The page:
A collaboration between Henning Larsen Architects and GPP Arkitekter, this kinesthetic primary school sets the bar for the future development of educational facilities in Denmark.
Af Margarida N. Waco
With a strong vision to design the school of the future, the two offices won the competition in 2013, proposing a school that gathers more than 900 pupils and emphasizes movement in relation to learning. The school couples spatial quality with pedagogical practice, acting on the brief’s ask for “forward-looking learning facilities”. The efforts led to an award in 2016 for the Danish School Building of the Year.
Frederiksbjerg School presents itself as a “primary school, version 2.0” while demonstrating a rather pragmatic way of responding to the demands of the local municipality. These state that the best learning outcomes are accomplished through movement and sensation, and therefore require that a minimum of 45 minutes of physical activity be included as part of the daily timetable. The architects in response designed the building’s interior as a dynamic playground, acknowledging the desires of its young users.
Opened in August of 2016, each day children access no less than 40 zones that facilitate activity throughout the building. Inside, Frederiksbjerg School takes on a rather playful approach through colored acoustic wall panels and several climbing walls, swings, colored paths on the floors, and wall bars, all together environments supporting physical, bodily movement in the different age groups — and uniting great amusement with learning. However, amusement is not everything — even the characteristic playful and social elements are compatible with the more earnest ones, for instance by implementing window sills for retreat and absorption in the classrooms, and by introducing study areas accommodating various learning phases.
When entering the school, one finds oneself in the atrium, a central meeting point connecting the building’s four stories; the concrete columns introduced in the main entrance outside are repeated in an even rhythm. Organized around this atrium, the plan is formed by a generic layout repeated vertically throughout the building. This allows for access to each floor through the main stairs and plays out as clusters divided into smaller zones that accommodate different scales and types of school activities.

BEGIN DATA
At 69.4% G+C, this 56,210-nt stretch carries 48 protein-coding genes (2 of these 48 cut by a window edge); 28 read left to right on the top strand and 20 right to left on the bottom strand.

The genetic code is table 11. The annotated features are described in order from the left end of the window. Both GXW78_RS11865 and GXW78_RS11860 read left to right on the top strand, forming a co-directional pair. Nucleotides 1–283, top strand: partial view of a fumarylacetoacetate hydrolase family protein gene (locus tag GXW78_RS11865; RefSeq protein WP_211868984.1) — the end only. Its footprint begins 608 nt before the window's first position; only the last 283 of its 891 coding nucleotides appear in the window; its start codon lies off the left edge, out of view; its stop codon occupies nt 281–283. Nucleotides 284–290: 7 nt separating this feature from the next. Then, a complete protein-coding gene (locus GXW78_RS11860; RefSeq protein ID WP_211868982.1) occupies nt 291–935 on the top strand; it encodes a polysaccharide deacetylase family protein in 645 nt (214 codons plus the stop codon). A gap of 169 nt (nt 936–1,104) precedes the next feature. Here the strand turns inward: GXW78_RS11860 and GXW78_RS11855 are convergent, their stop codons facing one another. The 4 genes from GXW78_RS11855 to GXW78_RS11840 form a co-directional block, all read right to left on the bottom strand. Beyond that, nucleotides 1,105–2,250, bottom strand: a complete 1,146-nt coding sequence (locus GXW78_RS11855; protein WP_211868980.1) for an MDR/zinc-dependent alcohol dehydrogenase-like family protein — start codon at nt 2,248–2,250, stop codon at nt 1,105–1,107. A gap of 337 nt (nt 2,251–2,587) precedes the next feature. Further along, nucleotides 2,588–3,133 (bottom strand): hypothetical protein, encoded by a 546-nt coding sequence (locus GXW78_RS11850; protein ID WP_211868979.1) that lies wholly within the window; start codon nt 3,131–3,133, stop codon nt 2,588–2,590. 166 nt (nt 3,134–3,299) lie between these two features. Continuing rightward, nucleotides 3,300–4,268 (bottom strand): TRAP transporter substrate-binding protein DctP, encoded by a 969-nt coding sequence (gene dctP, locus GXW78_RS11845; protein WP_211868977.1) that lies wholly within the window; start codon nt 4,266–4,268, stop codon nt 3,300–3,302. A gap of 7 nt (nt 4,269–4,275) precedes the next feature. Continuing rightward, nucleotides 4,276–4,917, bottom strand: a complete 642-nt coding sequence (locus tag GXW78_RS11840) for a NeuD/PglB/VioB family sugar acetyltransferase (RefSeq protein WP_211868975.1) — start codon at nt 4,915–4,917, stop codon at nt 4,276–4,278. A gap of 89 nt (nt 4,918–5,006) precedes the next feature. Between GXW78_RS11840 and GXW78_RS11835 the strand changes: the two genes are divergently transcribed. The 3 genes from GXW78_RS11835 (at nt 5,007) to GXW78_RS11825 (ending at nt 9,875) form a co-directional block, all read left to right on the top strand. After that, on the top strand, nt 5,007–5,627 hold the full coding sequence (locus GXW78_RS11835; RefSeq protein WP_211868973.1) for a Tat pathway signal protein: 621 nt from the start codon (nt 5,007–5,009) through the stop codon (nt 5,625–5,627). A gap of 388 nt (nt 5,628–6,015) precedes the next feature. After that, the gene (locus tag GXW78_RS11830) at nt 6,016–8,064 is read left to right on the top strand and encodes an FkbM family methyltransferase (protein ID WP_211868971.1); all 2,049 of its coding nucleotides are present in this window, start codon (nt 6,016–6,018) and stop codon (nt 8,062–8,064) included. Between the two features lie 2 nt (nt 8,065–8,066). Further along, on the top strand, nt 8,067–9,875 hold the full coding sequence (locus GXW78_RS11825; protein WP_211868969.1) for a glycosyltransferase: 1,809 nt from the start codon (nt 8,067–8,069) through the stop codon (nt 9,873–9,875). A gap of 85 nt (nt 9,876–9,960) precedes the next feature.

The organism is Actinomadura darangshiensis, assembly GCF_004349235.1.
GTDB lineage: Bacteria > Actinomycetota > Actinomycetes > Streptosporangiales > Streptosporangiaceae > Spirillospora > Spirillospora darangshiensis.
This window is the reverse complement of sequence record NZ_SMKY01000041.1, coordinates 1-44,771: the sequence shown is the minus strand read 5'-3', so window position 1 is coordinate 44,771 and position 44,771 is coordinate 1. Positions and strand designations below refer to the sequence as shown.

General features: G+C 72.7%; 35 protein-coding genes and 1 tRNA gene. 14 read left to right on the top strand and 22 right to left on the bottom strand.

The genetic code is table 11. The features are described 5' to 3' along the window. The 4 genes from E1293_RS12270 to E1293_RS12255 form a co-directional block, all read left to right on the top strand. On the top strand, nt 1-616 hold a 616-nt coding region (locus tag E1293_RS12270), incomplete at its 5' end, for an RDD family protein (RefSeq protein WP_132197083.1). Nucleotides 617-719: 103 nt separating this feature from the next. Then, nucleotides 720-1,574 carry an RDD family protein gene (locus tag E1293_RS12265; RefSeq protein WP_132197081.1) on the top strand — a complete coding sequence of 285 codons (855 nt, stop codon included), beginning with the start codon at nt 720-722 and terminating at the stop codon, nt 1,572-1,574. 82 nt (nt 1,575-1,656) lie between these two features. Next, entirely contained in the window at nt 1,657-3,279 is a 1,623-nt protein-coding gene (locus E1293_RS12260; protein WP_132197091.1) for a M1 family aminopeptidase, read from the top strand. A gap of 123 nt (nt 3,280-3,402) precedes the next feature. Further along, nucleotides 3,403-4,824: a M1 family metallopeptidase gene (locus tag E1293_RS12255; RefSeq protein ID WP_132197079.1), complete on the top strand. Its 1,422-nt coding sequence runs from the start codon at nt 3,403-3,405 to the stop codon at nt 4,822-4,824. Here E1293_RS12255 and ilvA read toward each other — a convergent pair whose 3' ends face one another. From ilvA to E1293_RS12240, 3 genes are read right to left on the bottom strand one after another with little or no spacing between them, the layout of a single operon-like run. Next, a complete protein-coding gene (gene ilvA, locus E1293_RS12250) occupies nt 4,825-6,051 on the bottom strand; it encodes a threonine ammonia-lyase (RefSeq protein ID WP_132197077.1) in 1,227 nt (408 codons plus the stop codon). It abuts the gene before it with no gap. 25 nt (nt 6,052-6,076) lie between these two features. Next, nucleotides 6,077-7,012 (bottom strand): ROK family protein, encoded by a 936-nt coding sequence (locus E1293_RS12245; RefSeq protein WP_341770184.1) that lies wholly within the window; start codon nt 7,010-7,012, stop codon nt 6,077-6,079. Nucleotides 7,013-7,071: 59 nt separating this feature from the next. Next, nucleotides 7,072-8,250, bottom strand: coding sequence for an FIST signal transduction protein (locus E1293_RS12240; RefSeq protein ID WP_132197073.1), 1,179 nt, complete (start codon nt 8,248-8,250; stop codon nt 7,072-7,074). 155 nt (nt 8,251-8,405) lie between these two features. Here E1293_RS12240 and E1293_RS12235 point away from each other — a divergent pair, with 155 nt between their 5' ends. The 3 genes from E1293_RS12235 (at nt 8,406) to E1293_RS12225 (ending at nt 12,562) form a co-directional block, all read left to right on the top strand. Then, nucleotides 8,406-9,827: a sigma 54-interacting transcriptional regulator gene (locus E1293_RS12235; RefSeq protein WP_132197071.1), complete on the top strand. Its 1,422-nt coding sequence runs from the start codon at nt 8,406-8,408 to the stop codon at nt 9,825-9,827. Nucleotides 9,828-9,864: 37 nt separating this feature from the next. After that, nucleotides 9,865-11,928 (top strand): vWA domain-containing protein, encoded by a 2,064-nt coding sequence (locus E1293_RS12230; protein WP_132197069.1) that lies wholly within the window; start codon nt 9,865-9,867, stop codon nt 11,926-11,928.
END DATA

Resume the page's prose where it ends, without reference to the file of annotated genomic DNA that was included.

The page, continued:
Vertically, the spatial organization is characterized by a gradient of functions and classrooms. The ground and first floors accommodate a daycare and a youth club, as well as the school’s youngest pupils; the middle grades are on the second floor; and finally, the oldest is on the third floor. This strict organizational system is, however, broken up by the atrium’s presence, leading to a rather distinct sense of community and interaction among users.
As the first school built in the center of Aarhus in 100 years, within a cityscape of four- to six-story buildings of red brick, Frederiksbjerg School succeeds in adapting to the area’s historic urban fabric. This is done by, for instance, a facade constructed of recycled red bricks that emphasize the area’s historical background. Propelled by a desire to blend the life within the school walls with the life outside, the architects designed for access to the facilities by associations from the surrounding neighborhoods (and the general public) after school hours, by providing meeting rooms and other public areas. In this manner, Frederiksbjerg School not only makes room for learning and movement for 900 pupils but also strives to be a new center of daily life for the neighborhood.